To frighten to talk disability?

A few weeks ago I was reading the transcripts of the House of Lords debate of the welfare reforms. What first stuck me is that for the guardians of this country, they are quite ill informed as it is simply the over-protected given the luxury to discuss matters they appear to have little understanding about.

What also struck me is that no one was brave issue to talk about the issue of disability in any constructive or meaningful way but simply to claim the charity they represented helped the most vulnerable group like it is a competition. Clearly they were frightened to talk disability and if they are then so many other people must be.

The problem is now two-fold. Firstly people have always been in embarrassed to talk to disabled people and especially those with speech impairments like myself. At an psychological level, disabled people are a walking talking reminder of people’s own vulnerabilities and a portrayal of a living death which is often so unconscious that people they will not realise they think it and I know it is nothing personal.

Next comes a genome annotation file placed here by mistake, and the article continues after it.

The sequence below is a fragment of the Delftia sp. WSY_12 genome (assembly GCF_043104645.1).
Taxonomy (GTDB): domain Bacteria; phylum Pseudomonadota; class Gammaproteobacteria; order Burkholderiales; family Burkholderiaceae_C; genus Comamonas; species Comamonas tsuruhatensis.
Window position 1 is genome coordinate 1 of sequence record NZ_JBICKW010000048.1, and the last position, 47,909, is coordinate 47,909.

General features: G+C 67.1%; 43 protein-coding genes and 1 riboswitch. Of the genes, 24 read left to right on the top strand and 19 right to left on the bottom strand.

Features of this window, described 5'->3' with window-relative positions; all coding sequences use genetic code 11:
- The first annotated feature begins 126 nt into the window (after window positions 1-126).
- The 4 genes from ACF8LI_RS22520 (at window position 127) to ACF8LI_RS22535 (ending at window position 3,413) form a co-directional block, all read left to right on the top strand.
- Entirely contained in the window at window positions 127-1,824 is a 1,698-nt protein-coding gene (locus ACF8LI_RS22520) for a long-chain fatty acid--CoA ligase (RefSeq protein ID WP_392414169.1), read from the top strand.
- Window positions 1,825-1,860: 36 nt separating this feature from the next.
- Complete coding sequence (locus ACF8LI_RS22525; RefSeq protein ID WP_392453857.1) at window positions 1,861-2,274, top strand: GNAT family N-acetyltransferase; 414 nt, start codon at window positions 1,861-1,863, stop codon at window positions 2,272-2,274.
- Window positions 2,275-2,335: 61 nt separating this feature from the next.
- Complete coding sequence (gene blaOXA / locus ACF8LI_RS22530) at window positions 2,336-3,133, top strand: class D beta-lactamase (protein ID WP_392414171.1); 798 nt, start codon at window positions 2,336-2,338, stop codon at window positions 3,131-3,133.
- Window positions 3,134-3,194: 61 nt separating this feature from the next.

To add to this many disabled people are now politically scary and I should probably include myself into this. With the fear of hate crime as a weapon of little debate, people are being told what they must think about disability without understanding and not be given the option to discuss, comment or challenge the notion of disability. I do not believe this is healthy for the fabric of society.

We need everyone able to discuss disability in many ways at many levels so we can all work through the current crisis of identity the term and the issue of facing!